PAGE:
ANN ARBOR—Electricity for rainforest villages in Gabon. Tent fabric that harvests solar energy for nomadic people in Kazakhstan. A modular greenhouse and fish farm in an unused industrial building in Highland Park, Michigan.
These are some of the goals and possibilities a team of 17 researchers will pursue with a new $3 million Third Century Initiative Global Challenges grant from the University of Michigan.
The Third Century Initiative is a $50 million, five-year program that is leveraging the university's interdisciplinary expertise to tackle some of society's most pressing problems while creating learning opportunities for students.
The REFRESCH project, which is short for Researching Fresh Solutions to the Energy/ Water/Food Challenge in Resource-Constrained Environments, involves researchers from across campus. The project is based out of the University of Michigan Energy Institute.
The team aims to develop and apply thoughtful solutions to problems involving access to clean water, reliable energy and fresh food in both developing and developed nations. It will begin in Gabon, Kazakhstan and Michigan.
"We have all this wonderful technology, but we can't just rely on that," said Johannes Schwank, a professor of chemical engineering who leads the project. "This is going to be a very different process of interacting very carefully with the communities, learning from them what already works, and figuring out how we can improve things that are already working, without disrupting the core experience of what it means to live in that place."
In Gabon, for example, a rainy and dry season make consistent large-scale hydropower unrealistic for villages, and rainforest canopy would be sacrificed to build transmission lines. However, a simpler, more easily modifiable system could prove transformative for small villages. In Kazakhstan, traditional power sources would deal a fatal blow to some residents' nomadic way of life, but a yurt made of photovoltaic fabric could allow access to electricity virtually anywhere.
In Detroit, unused factory spaces could not be repurposed in the traditional sense without investing millions in refurbishment costs. But using the space for simple shelter from the elements, a fish-farming pod could produce both fish and nutrient-rich water, which could in turn be used to nurture a separate pod housing an indoor hydroponic vegetable farm.
REFRESCH aims to catalyze good ideas to travel not just faster, but smarter. A particularly unique aspect of the project is that researchers envision that approaches developed for one setting can be tweaked and applied to other places in what they call "reverse innovation."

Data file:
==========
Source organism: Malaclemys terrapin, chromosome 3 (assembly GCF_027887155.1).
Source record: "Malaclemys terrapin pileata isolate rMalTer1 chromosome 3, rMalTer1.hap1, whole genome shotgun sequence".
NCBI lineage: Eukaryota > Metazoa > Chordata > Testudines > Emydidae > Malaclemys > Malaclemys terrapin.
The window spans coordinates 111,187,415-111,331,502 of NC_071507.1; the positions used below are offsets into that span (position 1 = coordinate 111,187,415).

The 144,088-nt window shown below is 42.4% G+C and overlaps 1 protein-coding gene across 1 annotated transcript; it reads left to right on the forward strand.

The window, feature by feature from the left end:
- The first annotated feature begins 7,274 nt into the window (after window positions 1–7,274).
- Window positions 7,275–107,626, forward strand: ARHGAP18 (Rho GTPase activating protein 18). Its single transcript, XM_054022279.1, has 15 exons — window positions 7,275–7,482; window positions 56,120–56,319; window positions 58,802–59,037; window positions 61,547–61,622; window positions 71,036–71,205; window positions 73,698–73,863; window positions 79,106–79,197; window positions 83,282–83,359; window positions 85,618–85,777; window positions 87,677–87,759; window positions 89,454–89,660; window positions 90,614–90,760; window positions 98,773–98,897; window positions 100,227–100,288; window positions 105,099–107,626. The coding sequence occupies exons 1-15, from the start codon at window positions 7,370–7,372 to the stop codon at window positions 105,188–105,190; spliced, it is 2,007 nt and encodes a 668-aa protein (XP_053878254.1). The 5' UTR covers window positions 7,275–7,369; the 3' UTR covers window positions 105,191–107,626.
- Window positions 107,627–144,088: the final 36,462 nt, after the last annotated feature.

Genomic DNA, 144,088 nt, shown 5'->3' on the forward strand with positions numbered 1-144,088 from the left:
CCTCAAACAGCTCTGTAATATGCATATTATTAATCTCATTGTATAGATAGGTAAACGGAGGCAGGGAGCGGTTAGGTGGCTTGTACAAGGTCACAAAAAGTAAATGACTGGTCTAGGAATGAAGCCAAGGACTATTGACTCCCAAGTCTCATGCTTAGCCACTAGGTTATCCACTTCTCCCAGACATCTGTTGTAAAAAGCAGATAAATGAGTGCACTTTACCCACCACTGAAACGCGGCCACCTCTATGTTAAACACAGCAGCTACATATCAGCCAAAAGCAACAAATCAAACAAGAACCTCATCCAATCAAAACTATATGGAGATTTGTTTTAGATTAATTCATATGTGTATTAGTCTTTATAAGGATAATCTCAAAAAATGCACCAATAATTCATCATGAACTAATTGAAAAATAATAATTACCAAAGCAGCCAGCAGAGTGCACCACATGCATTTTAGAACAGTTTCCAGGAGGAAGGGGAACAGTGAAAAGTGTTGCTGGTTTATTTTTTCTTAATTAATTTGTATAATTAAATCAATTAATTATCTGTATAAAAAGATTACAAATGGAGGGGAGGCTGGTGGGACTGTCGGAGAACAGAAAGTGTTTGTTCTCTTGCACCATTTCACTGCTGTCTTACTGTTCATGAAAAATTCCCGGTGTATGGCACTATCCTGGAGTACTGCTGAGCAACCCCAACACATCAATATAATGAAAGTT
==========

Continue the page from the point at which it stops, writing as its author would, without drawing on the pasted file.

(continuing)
A Detroiter out hiking on a long weekend could one day fire up a portable, biomass-powered cookstove invented for Gabon, for example. A Gabonese villager could drape the roof of her hut with a photovoltaic fabric invented for use on yurts in Kazakhstan. And a Kazakh businessman might tend his fish farm in an abandoned cannery near the shore of the Aral Sea, using modular pod technology developed for a disused factory space in Detroit.
"You're taking a creative engineering approach to resource constraints in three places but you're also finding a dialogue between each of the three," Schwank said. "The idea is to have this multidirectional flow of information."
Schwank emphasizes that though the Gabon project is moving forward rapidly, many of the project's interconnected aims are still in the idea stage - right where they should be.
"The REFRESCH project is a perfect example of what we were looking for in Third Century Initiative proposals," said Provost Martha Pollack. "It is bold, innovative, and brings together a broad range of disciplinary perspectives to address an important constellation of problems."
The REFRESCH team will serve in an advisory role for the community leaders of Highland Park and the Michigan government as they develop a workspace for what Schwank calls "multidirectional innovation." This site will become the focal point for the conceptual design and prototype demonstration of a "water-neutral community."
Administered by the University of Michigan Energy Institute, the REFRESCH group includes investigators from the College of Engineering, the College of Literature, Science, and the Arts, the School of Natural Resources and Environment, the Ross School of Business, the Taubman College of Architecture and Urban Planning, the Stamps School of Art & Design, the Graham Sustainability Institute, and the Erb Institute.
U-M Sustainability fosters a more sustainable world through collaborations across campus and beyond aimed at educating students, generating new knowledge, and minimizing our environmental footprint. Learn more at sustainability.umich.edu.